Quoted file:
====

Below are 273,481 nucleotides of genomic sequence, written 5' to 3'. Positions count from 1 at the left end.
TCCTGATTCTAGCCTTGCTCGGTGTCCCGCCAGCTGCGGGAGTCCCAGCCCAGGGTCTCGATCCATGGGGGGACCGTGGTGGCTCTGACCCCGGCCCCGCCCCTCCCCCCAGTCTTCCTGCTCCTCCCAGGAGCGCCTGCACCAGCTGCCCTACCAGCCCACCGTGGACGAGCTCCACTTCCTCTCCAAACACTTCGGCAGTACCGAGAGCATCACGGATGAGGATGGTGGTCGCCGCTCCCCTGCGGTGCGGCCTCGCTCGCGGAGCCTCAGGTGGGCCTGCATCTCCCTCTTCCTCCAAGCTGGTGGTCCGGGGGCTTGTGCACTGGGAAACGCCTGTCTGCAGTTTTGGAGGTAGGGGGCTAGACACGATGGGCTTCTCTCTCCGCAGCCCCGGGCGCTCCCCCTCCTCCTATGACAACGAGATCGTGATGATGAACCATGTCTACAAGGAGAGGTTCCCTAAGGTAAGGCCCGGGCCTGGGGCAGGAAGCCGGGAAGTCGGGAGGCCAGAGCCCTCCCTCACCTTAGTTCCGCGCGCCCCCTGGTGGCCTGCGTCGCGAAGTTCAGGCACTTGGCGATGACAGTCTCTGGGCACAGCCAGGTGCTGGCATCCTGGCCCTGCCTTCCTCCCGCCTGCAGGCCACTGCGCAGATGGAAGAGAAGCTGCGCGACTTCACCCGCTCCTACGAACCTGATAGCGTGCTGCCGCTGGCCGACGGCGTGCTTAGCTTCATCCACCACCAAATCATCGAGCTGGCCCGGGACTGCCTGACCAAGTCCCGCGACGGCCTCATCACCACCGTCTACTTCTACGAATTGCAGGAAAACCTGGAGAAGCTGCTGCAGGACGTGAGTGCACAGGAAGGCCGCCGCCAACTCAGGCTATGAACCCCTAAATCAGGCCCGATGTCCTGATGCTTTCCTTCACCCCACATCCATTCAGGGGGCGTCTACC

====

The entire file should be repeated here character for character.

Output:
Below are 273,481 nucleotides of genomic sequence, written 5' to 3'. Positions count from 1 at the left end.
TCCTGATTCTAGCCTTGCTCGGTGTCCCGCCAGCTGCGGGAGTCCCAGCCCAGGGTCTCGATCCATGGGGGGACCGTGGTGGCTCTGACCCCGGCCCCGCCCCTCCCCCCAGTCTTCCTGCTCCTCCCAGGAGCGCCTGCACCAGCTGCCCTACCAGCCCACCGTGGACGAGCTCCACTTCCTCTCCAAACACTTCGGCAGTACCGAGAGCATCACGGATGAGGATGGTGGTCGCCGCTCCCCTGCGGTGCGGCCTCGCTCGCGGAGCCTCAGGTGGGCCTGCATCTCCCTCTTCCTCCAAGCTGGTGGTCCGGGGGCTTGTGCACTGGGAAACGCCTGTCTGCAGTTTTGGAGGTAGGGGGCTAGACACGATGGGCTTCTCTCTCCGCAGCCCCGGGCGCTCCCCCTCCTCCTATGACAACGAGATCGTGATGATGAACCATGTCTACAAGGAGAGGTTCCCTAAGGTAAGGCCCGGGCCTGGGGCAGGAAGCCGGGAAGTCGGGAGGCCAGAGCCCTCCCTCACCTTAGTTCCGCGCGCCCCCTGGTGGCCTGCGTCGCGAAGTTCAGGCACTTGGCGATGACAGTCTCTGGGCACAGCCAGGTGCTGGCATCCTGGCCCTGCCTTCCTCCCGCCTGCAGGCCACTGCGCAGATGGAAGAGAAGCTGCGCGACTTCACCCGCTCCTACGAACCTGATAGCGTGCTGCCGCTGGCCGACGGCGTGCTTAGCTTCATCCACCACCAAATCATCGAGCTGGCCCGGGACTGCCTGACCAAGTCCCGCGACGGCCTCATCACCACCGTCTACTTCTACGAATTGCAGGAAAACCTGGAGAAGCTGCTGCAGGACGTGAGTGCACAGGAAGGCCGCCGCCAACTCAGGCTATGAACCCCTAAATCAGGCCCGATGTCCTGATGCTTTCCTTCACCCCACATCCATTCAGGGGGCGTCTACC